Before-and-after photos of the “Graffiti House” at 1007 Fort Worth Ave., which won a Preservation Achievement Award last year. Photos: Alicia Quintans

When you drive or walk down Swiss Avenue in Dallas, it’s hard to believe that this area full of stately, handsome homes was dilapidated just 40 years ago. Cars were jacked up on properties and screens hung off windows, with the many mansions in total disrepair or abandoned.

This was just before the creation of the Swiss Avenue Historic District in 1973. It was the first of its kind and a trailblazing event that paved the way for future preservation projects around Dallas.

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The Art Deco exterior of the 508 Park building.

The Art Deco exterior of the 508 Park building before restoration. Its architecture is considered an excellent example of a Zig Zag Moderne building. Photo: Encore Park

You probably never noticed the boarded-up tan brick building near Park and Young streets in downtown Dallas. It sat abandoned for two decades, its sidewalks littered with trash and walls vandalized with graffiti.

But behind the grime and neglect, there was a story of intersecting histories waiting to be told.

This Art Deco structure, called 508 Park, was once the hub of the local music scene. Mississippi Delta blues legend Robert Johnson recorded nearly half his songs, as well as his final work, in 1937. In fact, over 800 blues, jazz, western swing, and Mexican recordings occurred at 508 Park by Johnson and other legends such as Gene Autry, Bob Wills and the Texas Playboys, Light Crust Doughboys, and Lolo Cavasos.

Blues legend Robert Johnson whose final recordings were at Encore Parrk's 508 Park. Photo: Encore Park

Blues legend Robert Johnson, whose final recordings were at Encore Parrk’s 508 Park. Photo: Encore Park

The Stewpot of First Presbyterian Church across the street purchased 508 Park in 2011. Thanks to their efforts, as well as dedicated preservationists, historians, architects, and volunteers, this architecturally significant building is singing again.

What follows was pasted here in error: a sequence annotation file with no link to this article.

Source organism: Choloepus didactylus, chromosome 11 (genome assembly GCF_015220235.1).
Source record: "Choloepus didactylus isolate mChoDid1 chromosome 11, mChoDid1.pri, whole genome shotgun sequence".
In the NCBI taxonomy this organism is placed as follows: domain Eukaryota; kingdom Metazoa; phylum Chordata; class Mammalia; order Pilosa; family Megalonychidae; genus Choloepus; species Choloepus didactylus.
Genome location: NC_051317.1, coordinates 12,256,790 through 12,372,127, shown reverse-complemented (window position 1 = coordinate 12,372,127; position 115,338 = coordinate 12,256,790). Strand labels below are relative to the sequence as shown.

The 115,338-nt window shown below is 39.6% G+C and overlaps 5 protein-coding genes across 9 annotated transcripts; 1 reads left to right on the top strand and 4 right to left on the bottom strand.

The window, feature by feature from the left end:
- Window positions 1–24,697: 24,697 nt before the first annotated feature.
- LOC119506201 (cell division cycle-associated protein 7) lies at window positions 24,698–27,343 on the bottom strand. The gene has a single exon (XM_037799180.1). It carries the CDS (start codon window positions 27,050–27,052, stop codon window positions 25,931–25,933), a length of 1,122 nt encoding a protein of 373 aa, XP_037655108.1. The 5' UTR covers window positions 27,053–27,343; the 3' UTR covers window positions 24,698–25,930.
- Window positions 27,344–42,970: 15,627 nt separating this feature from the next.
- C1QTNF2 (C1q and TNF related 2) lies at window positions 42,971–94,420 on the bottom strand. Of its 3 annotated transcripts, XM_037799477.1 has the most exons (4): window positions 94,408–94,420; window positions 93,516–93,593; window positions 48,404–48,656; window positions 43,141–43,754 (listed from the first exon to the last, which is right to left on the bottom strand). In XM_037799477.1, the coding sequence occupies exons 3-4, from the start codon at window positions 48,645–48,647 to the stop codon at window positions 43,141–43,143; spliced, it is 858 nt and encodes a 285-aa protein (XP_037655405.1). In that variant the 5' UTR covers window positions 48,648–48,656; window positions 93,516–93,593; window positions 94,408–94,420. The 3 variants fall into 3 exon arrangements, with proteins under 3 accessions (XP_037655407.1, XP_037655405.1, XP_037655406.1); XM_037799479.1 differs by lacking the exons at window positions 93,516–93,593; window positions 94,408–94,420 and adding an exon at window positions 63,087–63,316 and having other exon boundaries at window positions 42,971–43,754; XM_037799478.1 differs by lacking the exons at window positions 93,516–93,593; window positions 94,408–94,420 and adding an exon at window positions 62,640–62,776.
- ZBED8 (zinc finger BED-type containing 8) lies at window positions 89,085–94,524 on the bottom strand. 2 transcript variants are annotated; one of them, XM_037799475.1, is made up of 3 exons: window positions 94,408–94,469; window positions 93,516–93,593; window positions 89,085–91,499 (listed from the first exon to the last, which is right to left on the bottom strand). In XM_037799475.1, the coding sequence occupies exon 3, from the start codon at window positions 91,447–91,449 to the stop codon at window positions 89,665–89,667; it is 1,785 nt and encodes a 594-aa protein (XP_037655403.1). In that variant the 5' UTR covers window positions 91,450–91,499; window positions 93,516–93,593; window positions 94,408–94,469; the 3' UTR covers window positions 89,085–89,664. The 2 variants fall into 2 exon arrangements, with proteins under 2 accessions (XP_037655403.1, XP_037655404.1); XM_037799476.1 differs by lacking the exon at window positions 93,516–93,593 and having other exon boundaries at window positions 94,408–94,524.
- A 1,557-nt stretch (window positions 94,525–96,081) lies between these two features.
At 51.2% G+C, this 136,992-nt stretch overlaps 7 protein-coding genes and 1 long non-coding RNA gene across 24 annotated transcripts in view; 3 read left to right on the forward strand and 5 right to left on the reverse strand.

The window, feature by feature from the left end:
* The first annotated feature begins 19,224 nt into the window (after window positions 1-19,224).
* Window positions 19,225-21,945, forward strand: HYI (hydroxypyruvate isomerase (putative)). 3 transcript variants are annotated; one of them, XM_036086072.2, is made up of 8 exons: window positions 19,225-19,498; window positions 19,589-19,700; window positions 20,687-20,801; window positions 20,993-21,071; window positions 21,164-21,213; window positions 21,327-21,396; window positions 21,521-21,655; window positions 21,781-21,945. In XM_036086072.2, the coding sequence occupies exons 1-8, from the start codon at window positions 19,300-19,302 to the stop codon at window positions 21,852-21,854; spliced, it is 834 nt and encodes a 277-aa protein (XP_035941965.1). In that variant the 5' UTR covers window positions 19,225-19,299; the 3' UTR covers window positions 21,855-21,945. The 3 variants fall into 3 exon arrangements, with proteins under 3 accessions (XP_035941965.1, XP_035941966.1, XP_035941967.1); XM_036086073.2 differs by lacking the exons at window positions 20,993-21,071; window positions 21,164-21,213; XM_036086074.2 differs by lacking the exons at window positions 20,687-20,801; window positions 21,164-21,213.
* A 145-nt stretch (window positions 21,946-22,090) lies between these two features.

The campus, known as Encore Park, is a multi-phased, multi-venue campus that aims to bring all cultures together to experience and appreciate history, art, music, and community gardening.

Pat Bywaters is executive director of Encore Park Dallas and grandson of influential Texas artist and “Dallas Nine” member Jerry Bywaters. He’s been spearheading the research into 508’s history, visiting archives in California, Louisiana, and New York.

“I love doing research, and I’ve always loved history. As soon as we looked into 508, the music history came flooding,” Bywaters said. “The Encore Park project preserves not only the architectural relic, but a special place and time in Dallas’ history.”

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115 S. Tyler Front

This neo-classical building at 115 S. Tyler Street once supplied electricity to North Oak Cliff.

By Katrina Whatley
Special Contributor

Dallas is fortunate to have plethora of housing styles. You want something by a contemporary architect? We have many innovative, world-class examples. Want a charming 1920s Tudor or a Craftsman bungalow? We have several neighborhoods with beautiful offerings — both large and small — from Swiss Avenue to Elmwood. Midcentury modern lover? Cha-ching! Dallas has many exciting neighborhoods that are strictly thus!

Each home is always unique in its own right, and you will find many options for your preferred style in our fair city. However, CandysDirt.com takes you to a place so unique that there are only four examples in all of Dallas. Four. That’s right: one, two, three, four.

Realtor Randall Simpson is offering the only historical Dallas Power and Light building for sale at this time for a cool $1.6 million. The building, designed by Lang & Witchell, originally powered rail cars in Dallas. Jump for a peek inside!

115 S. Tyler Entry